In our first month and a half of marriage, we fought a lot (we had never fought too much before).  A lot.  The words “pride”, “divorce”, “just friends”, “stubborn”, “I’m sorry”, “I love you”, and “kiss me” flew through the air in both English and Spanish on more than one occasion.   I struggled.  I was unsure I made the right decision and I imagined my life back to being single.  I didn’t know if I was willing to put up with the chaos of it.  We both were trying to grasp our footing of how to be married and who we were as an individual with one another.

If you’re a newlywed, engaged, or really looking forward to marriage, allow me to share my two cents.  Be kind to yourself and one another.  Be understanding.  And do not be afraid to communicate.  Communication is your number one tool with one another!  You will disagree on things and you will go crazy when he leaves his clothes, belts, shoes in the living room, splashes water all over the bathroom, and never wipes up the kitchen counters.  (Likewise, he will feel the same about you.)  You will want to turn sarcastic and cynical.  This is totally normal and I’m convinced is human nature and a requisite building block in love.  This is especially true the older you are and the more accustomed you are to being single and completely independent.  It’s okay to feel emotions other than smitten honeymoon phase love.  Just as a parent may not be happy with their child but still love them, so will you be with your spouse.

Two regular married people wrapping up the honeymoon with a stop in Portland.

Two regular married people wrapping up the honeymoon with a stop in Portland.


The Honeymoon Phase is a myth.  The reason your friends and family will tell you how cute and lovey-dovey you are in your Facebook pictures and accuse you of being in a Honeymoon Phase is because you are so overly nice to your spouse in order to avoid killing each other when blending your completely separate ways of living. Let me repeat that:

The Honeymoon Phase is a myth.  I’m convinced that the real definition behind the mythical Honeymoon Phase is that you are so overwhelmed trying to adjust to marriage that you show each other love in sickeningly sweet ways so as not to kill one another when when sharing a space and blending your completely separate ways of living.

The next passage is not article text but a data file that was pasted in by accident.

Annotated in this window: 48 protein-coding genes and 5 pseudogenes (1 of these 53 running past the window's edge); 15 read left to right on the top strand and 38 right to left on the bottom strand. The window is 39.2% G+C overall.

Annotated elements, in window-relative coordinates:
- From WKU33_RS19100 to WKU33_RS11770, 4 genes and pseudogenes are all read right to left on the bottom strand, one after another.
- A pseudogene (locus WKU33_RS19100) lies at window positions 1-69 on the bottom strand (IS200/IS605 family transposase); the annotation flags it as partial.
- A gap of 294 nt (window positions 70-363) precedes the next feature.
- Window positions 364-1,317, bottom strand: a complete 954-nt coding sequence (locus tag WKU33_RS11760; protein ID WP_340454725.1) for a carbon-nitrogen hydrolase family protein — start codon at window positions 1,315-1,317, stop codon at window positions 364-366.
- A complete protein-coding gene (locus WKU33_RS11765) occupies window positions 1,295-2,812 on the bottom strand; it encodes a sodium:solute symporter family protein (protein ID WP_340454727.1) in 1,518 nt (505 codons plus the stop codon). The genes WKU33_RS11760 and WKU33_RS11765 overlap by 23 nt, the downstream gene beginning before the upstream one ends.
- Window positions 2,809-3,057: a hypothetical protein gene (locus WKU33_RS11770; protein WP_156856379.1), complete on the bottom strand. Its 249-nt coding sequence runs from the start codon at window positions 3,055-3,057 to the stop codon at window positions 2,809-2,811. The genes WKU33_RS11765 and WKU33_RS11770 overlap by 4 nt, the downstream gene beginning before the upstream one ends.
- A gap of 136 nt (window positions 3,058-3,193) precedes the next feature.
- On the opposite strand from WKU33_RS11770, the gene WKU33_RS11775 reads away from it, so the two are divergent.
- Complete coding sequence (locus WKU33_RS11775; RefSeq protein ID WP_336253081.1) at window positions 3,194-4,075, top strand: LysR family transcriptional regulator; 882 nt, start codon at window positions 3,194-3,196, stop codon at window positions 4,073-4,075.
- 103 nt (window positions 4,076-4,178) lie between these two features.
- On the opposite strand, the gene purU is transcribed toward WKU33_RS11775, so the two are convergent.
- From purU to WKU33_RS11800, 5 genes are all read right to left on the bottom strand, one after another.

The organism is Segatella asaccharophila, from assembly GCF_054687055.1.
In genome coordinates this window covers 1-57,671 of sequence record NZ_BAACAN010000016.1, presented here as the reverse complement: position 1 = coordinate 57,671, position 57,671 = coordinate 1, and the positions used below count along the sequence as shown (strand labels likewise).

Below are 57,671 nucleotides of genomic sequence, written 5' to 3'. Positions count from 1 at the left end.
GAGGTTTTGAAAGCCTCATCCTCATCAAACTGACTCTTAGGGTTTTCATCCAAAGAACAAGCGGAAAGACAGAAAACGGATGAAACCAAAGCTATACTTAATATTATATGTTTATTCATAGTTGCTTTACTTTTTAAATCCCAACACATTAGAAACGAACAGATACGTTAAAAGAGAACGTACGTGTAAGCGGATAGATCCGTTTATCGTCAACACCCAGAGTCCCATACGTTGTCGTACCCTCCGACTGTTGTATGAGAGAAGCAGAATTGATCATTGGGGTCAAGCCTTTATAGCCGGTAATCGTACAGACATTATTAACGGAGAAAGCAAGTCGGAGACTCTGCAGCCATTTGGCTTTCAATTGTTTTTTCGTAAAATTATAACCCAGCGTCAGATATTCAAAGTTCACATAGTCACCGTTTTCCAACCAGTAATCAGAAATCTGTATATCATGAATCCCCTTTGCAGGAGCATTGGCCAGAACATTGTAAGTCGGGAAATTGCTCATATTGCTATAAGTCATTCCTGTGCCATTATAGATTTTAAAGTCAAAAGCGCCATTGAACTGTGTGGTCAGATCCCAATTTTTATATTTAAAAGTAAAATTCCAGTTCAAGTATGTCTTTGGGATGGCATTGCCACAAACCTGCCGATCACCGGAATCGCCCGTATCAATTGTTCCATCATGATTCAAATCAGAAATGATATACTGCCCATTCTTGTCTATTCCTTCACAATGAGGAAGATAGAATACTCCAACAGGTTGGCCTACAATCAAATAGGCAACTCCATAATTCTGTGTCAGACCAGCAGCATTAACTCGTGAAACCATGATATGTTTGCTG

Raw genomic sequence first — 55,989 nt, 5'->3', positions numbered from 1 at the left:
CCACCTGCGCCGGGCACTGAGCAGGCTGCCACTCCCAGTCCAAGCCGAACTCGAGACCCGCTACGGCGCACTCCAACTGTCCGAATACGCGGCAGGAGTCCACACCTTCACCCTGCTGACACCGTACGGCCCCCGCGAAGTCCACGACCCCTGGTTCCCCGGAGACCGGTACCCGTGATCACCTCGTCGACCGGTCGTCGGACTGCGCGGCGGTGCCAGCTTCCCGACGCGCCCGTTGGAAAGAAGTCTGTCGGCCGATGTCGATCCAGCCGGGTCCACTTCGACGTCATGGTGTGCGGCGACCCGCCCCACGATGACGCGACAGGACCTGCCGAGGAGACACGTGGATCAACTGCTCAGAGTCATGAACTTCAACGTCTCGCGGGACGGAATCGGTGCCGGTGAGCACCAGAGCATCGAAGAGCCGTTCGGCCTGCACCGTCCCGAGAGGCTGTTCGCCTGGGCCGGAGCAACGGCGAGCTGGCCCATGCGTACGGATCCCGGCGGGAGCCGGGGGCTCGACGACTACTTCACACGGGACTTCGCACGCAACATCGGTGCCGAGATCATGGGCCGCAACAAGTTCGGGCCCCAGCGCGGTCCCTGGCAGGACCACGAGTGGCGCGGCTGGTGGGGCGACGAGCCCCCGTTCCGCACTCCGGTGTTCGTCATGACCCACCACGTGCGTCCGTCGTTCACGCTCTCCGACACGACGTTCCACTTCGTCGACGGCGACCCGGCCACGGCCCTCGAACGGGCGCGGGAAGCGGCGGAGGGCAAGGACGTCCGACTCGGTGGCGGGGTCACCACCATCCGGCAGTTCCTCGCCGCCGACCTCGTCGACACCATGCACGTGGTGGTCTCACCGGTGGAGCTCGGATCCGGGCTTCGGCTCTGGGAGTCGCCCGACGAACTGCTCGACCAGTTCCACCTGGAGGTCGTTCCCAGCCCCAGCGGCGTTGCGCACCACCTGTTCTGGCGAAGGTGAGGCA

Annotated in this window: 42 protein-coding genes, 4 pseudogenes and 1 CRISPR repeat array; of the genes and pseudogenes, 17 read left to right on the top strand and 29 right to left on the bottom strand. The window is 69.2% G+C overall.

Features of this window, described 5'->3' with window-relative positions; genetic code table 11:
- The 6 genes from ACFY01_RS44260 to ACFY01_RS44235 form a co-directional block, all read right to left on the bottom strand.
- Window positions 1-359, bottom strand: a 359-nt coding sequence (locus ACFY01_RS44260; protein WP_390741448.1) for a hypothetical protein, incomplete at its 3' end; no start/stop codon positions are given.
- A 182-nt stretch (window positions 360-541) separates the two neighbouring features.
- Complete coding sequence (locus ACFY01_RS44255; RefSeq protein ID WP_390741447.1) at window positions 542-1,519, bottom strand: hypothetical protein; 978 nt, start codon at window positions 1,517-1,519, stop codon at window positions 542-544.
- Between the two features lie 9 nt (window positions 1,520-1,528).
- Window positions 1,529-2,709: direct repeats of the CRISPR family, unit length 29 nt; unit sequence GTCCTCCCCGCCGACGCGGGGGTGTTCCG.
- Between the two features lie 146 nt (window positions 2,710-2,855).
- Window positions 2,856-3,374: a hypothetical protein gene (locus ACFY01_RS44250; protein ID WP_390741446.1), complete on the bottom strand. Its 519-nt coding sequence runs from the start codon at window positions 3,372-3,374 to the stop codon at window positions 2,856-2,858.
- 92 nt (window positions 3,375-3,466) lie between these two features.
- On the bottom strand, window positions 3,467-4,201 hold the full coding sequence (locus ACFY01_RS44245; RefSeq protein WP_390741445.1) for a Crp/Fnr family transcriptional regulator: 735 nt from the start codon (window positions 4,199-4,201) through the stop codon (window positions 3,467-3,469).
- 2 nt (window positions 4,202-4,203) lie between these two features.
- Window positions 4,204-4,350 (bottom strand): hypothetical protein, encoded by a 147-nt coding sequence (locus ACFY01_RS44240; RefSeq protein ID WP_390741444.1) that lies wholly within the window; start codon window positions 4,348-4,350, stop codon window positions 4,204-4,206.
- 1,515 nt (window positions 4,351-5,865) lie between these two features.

That being said, marriage is so sweet.  With time, you understand how one another communicates and slowly learn to be sensitive to one another’s perceptions and needs.  Like I said, I’ve only got three months under my belt (and haven’t even known my husband for a year yet!), but I know that my parents are still learning and practicing this after almost 34 years of marriage.  I see how my husband and I adjust to one another and drop our pride and stubbornness and choose to move forward, only staying on an issue when it matters.  We have learned the importance of making sure we have at least just a few minutes of affection each day (snuggling up watching an episode of “The Walking Dead” – we’re romantics, kissing each other before we leave the house, when we arrive at home, when we arrive in or leave the car) and of saying we love each other as much as we can.  This has made an absolute huge difference in our marriage.  Where I once was unsure if I loved him the way I do now, all of our miscommunications, sorrows, and joys, and proclaiming love for one another have mended me to whole and brought our relationship to a beautiful place.

The Honeymoon Phase is a myth.  But a beautiful marriage isn’t.

Love is enduring together.

Love is enduring together.